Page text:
You probably have a good understanding of the risks to your workers’ physical health at work. Manual handling, slips, trips and falls, driving for work and fire risks are just a few physical hazards your organisation may be managing with policies, procedures, training and control measures.
However, you may not have the same risk management measures in place for psychological health and safety risks, known as psychosocial hazards. If this is the case, you could be leaving your people, and your business, exposed.
We all have mental health. Just like our physical health, we need to take care of our mental health and employers need to prioritise health and safety around psychosocial hazards just as they do for physical hazards.
This may involve shifting perspectives from a mindset that sees ‘worker mental health’ as primarily concerned with addressing the mental ill-health of individual workers, and shifting instead to whole-of-organisation approaches.
So, in this insight, we provide a summary of the law and frameworks for best practice to better protect your people and the business from psychosocial hazards.
The Health and Safety at Work Act 1974 stipulates organisations must take care of the health and safety of their people, and this includes psychological health and safety and stress arising from work-related factors. If your organisation does not have an organisational stress risk assessment in place, which you regularly review, you may be in breach of the Management of Health and Safety at Work Regulations 1999.
You should also remember you’re legally obliged to make reasonable adjustments if an individual is covered under the Equality Act (where a worker’s symptoms have more than a minor adverse impact on their ability to carry out their day-to-day activities which is likely to be long-lasting). You should develop these adjustments in consultation with workers. Adjustments could include:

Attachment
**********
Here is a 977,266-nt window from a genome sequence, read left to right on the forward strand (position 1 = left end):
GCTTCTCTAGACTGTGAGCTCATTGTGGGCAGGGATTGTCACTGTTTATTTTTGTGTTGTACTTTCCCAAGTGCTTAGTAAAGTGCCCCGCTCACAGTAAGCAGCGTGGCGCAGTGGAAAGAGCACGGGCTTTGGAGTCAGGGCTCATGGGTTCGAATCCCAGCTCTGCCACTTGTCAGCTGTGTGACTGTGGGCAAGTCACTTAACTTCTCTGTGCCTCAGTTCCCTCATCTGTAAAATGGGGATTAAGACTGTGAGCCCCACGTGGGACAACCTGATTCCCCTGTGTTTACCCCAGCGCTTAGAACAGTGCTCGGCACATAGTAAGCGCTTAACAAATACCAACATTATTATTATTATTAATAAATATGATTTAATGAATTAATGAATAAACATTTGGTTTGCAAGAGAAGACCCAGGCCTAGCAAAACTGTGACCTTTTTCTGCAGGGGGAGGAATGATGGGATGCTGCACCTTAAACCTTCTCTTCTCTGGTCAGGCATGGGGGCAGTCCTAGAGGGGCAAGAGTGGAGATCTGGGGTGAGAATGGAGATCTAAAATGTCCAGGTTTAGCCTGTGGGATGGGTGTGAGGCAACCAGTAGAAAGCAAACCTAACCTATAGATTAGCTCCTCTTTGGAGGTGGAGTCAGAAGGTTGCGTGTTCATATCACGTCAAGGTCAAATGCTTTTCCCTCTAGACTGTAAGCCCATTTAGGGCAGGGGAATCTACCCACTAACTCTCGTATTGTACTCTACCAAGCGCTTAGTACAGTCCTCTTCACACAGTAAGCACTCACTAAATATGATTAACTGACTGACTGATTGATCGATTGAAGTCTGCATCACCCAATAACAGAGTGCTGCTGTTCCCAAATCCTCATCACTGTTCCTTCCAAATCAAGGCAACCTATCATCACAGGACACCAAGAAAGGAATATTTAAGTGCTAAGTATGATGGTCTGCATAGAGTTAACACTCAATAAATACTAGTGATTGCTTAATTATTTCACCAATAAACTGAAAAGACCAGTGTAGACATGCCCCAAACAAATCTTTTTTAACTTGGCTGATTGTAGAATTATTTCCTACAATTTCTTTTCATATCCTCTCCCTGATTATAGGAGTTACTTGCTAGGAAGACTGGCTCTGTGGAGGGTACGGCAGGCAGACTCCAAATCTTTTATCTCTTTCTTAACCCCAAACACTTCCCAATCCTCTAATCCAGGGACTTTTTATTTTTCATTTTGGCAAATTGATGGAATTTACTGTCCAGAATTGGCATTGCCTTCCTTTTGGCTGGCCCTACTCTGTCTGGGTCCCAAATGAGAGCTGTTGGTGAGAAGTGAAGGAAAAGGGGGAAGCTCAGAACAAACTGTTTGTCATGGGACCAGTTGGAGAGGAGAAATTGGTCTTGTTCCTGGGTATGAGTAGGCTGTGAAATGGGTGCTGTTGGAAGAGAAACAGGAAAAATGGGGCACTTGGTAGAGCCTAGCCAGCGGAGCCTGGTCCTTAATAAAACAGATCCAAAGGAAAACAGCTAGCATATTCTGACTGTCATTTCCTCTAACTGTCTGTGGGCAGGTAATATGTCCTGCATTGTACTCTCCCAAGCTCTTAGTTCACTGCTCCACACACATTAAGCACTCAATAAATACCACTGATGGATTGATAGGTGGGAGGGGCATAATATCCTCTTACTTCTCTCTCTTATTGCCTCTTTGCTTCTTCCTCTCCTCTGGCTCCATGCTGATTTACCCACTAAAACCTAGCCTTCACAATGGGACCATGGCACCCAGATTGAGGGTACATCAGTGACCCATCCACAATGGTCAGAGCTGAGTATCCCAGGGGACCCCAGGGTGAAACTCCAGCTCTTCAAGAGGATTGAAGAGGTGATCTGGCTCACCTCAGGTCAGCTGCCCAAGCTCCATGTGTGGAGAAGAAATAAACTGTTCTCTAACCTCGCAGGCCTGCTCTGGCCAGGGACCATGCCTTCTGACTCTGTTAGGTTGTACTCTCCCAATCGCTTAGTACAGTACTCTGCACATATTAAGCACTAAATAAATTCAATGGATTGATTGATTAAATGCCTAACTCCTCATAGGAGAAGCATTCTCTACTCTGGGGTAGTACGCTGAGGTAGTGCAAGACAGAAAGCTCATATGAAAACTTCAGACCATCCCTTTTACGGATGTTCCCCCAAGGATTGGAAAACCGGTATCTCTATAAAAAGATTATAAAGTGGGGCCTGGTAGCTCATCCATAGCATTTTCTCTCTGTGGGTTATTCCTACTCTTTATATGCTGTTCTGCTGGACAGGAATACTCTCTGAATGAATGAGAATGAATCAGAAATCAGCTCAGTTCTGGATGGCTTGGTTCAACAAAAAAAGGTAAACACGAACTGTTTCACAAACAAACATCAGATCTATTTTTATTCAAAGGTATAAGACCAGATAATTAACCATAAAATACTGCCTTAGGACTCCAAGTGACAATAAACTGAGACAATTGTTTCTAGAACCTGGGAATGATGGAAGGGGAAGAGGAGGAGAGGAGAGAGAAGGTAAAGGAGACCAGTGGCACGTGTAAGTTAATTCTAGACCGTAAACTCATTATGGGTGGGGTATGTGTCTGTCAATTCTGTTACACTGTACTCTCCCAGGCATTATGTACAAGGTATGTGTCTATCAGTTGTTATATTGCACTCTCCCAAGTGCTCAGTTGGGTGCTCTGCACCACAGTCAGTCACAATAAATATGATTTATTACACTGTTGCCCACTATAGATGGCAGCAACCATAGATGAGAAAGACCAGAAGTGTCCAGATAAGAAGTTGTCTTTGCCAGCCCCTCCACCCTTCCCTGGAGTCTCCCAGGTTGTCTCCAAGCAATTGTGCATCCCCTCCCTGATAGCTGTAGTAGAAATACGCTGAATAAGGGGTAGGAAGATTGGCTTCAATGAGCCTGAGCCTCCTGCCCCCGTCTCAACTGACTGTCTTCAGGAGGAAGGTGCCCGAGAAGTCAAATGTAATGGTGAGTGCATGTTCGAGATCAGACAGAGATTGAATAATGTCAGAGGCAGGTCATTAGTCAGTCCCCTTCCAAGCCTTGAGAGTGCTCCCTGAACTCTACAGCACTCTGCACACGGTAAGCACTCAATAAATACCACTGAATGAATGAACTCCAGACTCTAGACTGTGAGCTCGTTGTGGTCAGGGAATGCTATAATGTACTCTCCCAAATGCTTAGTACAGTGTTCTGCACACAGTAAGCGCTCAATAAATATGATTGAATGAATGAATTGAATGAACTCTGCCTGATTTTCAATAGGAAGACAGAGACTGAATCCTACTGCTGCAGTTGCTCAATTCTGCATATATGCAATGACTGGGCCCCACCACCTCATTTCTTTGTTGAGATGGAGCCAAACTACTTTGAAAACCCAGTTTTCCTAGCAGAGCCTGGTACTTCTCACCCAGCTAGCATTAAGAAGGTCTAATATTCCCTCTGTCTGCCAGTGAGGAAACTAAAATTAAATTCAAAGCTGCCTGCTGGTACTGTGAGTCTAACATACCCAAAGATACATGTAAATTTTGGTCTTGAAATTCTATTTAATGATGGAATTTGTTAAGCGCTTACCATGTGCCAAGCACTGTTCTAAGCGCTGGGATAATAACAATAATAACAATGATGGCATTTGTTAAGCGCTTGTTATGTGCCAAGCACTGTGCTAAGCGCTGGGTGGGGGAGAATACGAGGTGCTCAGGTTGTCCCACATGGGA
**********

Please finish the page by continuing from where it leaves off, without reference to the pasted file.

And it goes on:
But the imperative to act on managing psychosocial hazards is not only legal.
Not taking action to prevent, manage and support workers experiencing stress and poor mental health could be having a sizeable impact on your bottom line. Presenteeism (people working while ill), absence and employee turnover costs U.K. employers up to £53- £56billion.
We’d also argue there’s a moral imperative. In 2021, there were 5,219 suicides in England. For context, this compares with an estimated 1,558 reported road traffic fatalities. We believe organisations have a significant role to play in helping address this and the wider-ranging impacts of managing mental health risk.
Psychosocial hazards are work-related factors which typically include lack of control, poor supervision, customer violence and aggression, and high demands that can affect workers emotions, behaviours, biochemical and neuro-hormonal reactions.
The business risks of your workers being exposed to psychosocial hazards can be far-reaching and can include:
The impact of these hazards can lead to a range of consequences and can expose your organisation reputational and legal risks, including personal injury claims.